McKenzie River Reflections - Make the McKenzie Connection!

Staff facing budget challenges

 

March 26, 2016



Aerial of schoolFINN ROCK: Some McKenzie Schools staffers may have re-routed their vacation plans in order to spend this week in Portland. “We let the whole staff know where we are in terms of our budget,” superintendent Jim Thomas told the school board last Wednesday. “We’re in the process of notifying people that would be directly impacted by it and chose to do that before Spring Break because Portland had their job fair coming up. It wouldn’t be fair to teachers who may have to be leaving to miss the opportunity to go to a job fair.”

Specifics on who might be affected will remain confidential until they’re discussed at a future executive board session. Thomas said staff cuts are tied to declining enrollment and state support. They would hinge on factors including seniority and certifications. At the time of the meeting, estimates were that next year’s budget will decline close to $370,000, resulting in the loss of about one and a half teaching positions. Since then another adjustment from the state raised that shortage to $459,000.


At the same time, the school district is continuing to explore the merits of creating a new charter school. A new program, “Oregon Rising,” that was developed through a cooperative effort sponsored by the Oregon Education Association,  the  Confederation of School Administrators and the Oregon School Boards Association, could aid part of that effort. Oregon Rising is a statewide plan that provides funding for districts to gauge how their communities rate the education experience they provide – ranging from opportunities for apprenticeships to how the current curriculum may fall short. Thomas said the process was like a mirror for the approach McKenzie was planning to use in evaluating a charter school.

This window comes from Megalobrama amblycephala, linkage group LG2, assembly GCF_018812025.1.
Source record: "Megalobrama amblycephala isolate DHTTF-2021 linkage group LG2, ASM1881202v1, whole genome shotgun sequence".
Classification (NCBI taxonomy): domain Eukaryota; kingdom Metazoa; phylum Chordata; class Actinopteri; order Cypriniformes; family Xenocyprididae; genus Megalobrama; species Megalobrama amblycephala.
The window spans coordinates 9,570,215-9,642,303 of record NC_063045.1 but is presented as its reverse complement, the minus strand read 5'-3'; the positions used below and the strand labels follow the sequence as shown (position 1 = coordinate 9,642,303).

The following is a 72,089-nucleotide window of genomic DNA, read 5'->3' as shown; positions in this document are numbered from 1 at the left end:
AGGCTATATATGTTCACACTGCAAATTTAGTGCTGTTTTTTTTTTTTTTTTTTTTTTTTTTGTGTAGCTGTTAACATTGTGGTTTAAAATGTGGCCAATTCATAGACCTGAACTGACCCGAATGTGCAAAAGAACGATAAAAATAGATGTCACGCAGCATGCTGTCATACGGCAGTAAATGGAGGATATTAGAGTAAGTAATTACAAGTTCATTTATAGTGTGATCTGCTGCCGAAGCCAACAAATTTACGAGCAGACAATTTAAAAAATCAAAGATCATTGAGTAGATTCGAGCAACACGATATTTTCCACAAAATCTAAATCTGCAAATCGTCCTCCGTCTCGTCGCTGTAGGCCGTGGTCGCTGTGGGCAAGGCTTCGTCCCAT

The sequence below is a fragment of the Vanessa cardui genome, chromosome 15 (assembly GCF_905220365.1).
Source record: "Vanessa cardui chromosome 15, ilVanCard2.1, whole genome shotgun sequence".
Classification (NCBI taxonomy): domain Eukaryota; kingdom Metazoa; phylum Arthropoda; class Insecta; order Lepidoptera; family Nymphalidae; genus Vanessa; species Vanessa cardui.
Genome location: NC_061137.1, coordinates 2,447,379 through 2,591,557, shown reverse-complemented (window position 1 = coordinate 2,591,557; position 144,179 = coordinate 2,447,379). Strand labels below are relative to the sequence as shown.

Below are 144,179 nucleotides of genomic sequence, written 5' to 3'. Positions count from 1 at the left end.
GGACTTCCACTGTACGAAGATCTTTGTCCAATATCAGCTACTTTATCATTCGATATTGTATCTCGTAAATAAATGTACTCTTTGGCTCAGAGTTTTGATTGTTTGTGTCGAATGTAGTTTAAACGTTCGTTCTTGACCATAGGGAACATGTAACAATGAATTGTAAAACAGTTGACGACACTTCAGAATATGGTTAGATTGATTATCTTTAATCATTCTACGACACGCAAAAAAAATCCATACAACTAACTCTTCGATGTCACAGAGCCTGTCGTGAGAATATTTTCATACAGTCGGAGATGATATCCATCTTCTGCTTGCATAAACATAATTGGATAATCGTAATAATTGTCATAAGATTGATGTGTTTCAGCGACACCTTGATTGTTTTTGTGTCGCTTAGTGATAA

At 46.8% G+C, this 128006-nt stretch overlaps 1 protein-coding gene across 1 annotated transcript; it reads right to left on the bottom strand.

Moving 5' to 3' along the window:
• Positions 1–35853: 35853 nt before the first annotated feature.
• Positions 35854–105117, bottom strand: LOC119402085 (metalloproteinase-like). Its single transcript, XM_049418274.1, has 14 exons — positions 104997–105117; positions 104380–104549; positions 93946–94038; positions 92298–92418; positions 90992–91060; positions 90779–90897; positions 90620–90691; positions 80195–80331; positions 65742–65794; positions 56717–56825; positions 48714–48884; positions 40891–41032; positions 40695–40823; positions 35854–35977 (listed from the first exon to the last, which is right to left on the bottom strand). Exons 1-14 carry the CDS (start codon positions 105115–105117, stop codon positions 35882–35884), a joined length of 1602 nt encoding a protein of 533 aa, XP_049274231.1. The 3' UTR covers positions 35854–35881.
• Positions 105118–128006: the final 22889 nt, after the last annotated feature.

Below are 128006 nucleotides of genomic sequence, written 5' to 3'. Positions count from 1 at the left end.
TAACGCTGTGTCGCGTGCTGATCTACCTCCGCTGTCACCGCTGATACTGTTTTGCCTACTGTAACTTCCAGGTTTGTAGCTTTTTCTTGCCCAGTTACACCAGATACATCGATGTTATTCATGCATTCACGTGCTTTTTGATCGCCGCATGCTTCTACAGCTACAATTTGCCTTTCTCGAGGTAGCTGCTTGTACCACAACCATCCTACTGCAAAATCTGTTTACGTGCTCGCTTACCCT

After meeting three times, board member Patrick Starnes said the facilities committee had identified four things as priorities. Two include regular maintenance and a possible bond measure to address problems. The other two were earthquake preparedness and how the existing facilities might mesh with the operations of a charter school.

One large question that had been identified, Starnes said was, “Since we’re not 500 students anymore do we need to use all the space?” One possibility, he felt, might be the elimination - rather than repair - of the modular structures added to the site decades ago as classrooms but now used for storage.

If a bond is passed, he noted, it would be matched dollar for dollar by the state and could be used for things like leaking roof repairs. Oregon dollars are available to address things like making sure exits are safe but could also address the larger danger that the possible collapse of covered walkways presents.


Image above: With a declining student body, a committee is looking at buildings on the McKenzie Schools campus to designate candidates for repair or removal - like modules that were installed when overcrowding was a problem.

 

McKenzie River Reflections

 

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